How to get a fair (cheap) deal at the fair
How much fun can you have with just $20 in your pocket? An exclusive Times investigation.
By JAY CRIDLIN
Published February 9, 2007
Cheapness is an art. Don't let any fancy-pants spendthrift tell you otherwise.
At the Florida State Fair, though, cheapness is more than art. It's a necessity. A family can drop $50 on the midway alone. A $10 ticket here, an $8 turkey leg there, a $20 souvenir in the middle - it adds up in a hurry.
So Thursday, the fair's opening day, the Times set out to experience as much of the fair as humanly possible - lunch, rides, games, souvenirs, the whole nine yards - for exactly $20. One adult, one ticket, one crisp Andrew Jackson. Here's a Cheapskate's Guide to the Florida State Fair.
Thanks to Publix, I snagged an advance ticket for only $6, a 40 percent discount from the actual retail price. The Publix presale has ended, but there are other ticket deals to be found, including discounted student tickets today and Feb. 19, and discounted senior days next week. (Visit floridastatefair.com for more admission specials.)
Truth be told, one could make a meal out of the fair's free samples alone. I snagged two packs of chips and French onion dip from some promoters outside the front gate. A cookware demonstration yielded a decent sample of cooked chicken and veggies. A chef in the Ag Hall of Fame building - a great place for cheap eats - handed out plates of sweet orange shrimp and roasted potatoes. And samples of soup, oranges, honey, fudge and pork rinds are everywhere.
For lunch, I bought a hot dog ($2 on the midway), a chocolate-dipped strawberry on a toothpick (50 cents), and a bottle of water ($1). Sadly, after I bought the water, I spotted a tent selling iced tea for 75 cents. Dang!
Ride tickets are $1 apiece. Luckily, the $3 rides are just as good as the $4 ones. I chose the Zipper, an oblong device that turns like a Ferris wheel, with cages that spin independently. We flipped too many times to count. Totally worth the price.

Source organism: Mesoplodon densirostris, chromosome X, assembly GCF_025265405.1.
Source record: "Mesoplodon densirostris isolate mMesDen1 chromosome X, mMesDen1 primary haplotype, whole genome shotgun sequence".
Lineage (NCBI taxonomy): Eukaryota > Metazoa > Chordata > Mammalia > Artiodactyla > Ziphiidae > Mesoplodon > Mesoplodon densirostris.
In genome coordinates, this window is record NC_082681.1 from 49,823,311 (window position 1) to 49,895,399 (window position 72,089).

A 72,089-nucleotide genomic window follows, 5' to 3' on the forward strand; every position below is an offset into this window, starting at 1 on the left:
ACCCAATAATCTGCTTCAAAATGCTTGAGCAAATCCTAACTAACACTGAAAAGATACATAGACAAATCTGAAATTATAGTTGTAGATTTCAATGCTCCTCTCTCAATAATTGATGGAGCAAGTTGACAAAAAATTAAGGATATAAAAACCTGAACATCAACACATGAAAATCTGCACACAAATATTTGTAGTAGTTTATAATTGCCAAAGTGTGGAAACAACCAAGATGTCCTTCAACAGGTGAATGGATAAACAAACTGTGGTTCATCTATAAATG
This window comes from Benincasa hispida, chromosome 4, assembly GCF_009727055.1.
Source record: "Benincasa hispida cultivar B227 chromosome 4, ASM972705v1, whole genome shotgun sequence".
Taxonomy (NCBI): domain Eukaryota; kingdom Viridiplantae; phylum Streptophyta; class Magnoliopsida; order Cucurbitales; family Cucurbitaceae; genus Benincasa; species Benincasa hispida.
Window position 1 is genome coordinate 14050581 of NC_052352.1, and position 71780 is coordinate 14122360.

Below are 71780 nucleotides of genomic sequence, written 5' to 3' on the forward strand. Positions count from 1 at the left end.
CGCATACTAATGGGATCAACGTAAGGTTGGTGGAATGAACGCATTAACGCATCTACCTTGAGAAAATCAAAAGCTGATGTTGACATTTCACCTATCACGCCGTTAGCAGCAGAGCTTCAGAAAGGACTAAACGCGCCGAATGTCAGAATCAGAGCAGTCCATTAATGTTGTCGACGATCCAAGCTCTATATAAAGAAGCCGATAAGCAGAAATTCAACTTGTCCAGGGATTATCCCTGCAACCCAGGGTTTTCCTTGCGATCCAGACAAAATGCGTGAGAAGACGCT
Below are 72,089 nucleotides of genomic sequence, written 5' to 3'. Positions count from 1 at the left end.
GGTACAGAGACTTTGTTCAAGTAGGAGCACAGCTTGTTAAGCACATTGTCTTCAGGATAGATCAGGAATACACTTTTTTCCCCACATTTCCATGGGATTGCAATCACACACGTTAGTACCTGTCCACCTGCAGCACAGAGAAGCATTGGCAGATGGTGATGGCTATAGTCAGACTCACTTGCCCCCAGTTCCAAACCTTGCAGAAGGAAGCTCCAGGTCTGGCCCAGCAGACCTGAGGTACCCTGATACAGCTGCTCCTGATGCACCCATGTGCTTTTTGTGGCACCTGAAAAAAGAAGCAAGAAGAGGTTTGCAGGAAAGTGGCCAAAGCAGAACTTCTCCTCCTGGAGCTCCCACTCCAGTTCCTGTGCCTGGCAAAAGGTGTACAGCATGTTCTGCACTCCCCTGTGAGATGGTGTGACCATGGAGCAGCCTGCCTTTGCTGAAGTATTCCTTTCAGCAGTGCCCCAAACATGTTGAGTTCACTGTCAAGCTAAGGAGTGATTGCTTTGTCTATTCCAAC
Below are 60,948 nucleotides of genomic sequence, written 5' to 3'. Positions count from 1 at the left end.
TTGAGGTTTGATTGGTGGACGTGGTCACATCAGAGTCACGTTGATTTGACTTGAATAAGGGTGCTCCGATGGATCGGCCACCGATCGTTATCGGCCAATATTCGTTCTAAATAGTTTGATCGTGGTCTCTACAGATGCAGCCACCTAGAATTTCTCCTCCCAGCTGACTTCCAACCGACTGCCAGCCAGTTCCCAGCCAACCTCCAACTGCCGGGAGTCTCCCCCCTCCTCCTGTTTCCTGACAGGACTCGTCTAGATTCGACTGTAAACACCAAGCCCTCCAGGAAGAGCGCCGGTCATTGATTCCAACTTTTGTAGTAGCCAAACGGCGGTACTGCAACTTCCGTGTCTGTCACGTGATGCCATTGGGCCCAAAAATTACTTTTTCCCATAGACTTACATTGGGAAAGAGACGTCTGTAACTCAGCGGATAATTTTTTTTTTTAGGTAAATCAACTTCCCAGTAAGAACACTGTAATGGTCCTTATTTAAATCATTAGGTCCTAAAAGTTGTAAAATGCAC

Who needs souvenirs when you've got giveaways in Expo Hall? Sure, some of it's junk: pens, flimsy magnets, more coloring books than someone our age needs. But some's not bad. For example, by watching that cooking demo, I got a free stainless steel paring knife.
The best junk came from Johnny Law. The Florida Highway Patrol handed out sippy cups and foam bouncy balls. The Tampa Police Department gave me a free gun lock. (We don't own a gun, but still...) And I'm very proud of the Hillsborough County Sheriff's Office badge proclaiming me a Junior Crime Fighter.
Before long, all this swag got heavy. So I picked up a free knapsack from Chevy. Problem solved.
There's more than enough free entertainment, from live music to dog shows to exotic animal displays. (You don't need to sell me on the merits of Hollywood Racing Pigs.) And one freak show trotted out a man who drove nails into his nose and a dwarf who ate fire. That was nice. In the end, I dropped $5 on the opening night concert by Reel Big Fish. (Nightly $5 concerts run throughout the fair.)
There are free games if you know where to look. I won a free vanilla Frosty in a wheel-spinning game sponsored by Wendy's and a can koozie from the Division of Forestry. I struck out on a ball-toss game offered by Advil, though I did receive some free pills. And while I suppose you could consider milking a cow sort of "game," I decided to take a rain check.
Most midway games cost at least $2, but there are exceptions. I played five balls for $1 at a Skee-Ball alley, and didn't win jack. Bummer. But, when I plunked down $1 at a nearby Wiffle Ball toss game, I hit the jackpot and won a foot-tall plush Florida Gator. Score!
Physical therapy: 50 cents
I ended up with 50 cents left. I was exhausted - shopping for deals isn't easy, you know - so I dropped 25 cents into a Footsie Wootsie vibrating foot massager. Ahhhhh. It felt so good, in fact, I decided: What the heck, let's do it again. So I popped in the final quarter for one more foot rub.
Hey, you only live once. Might as well splurge.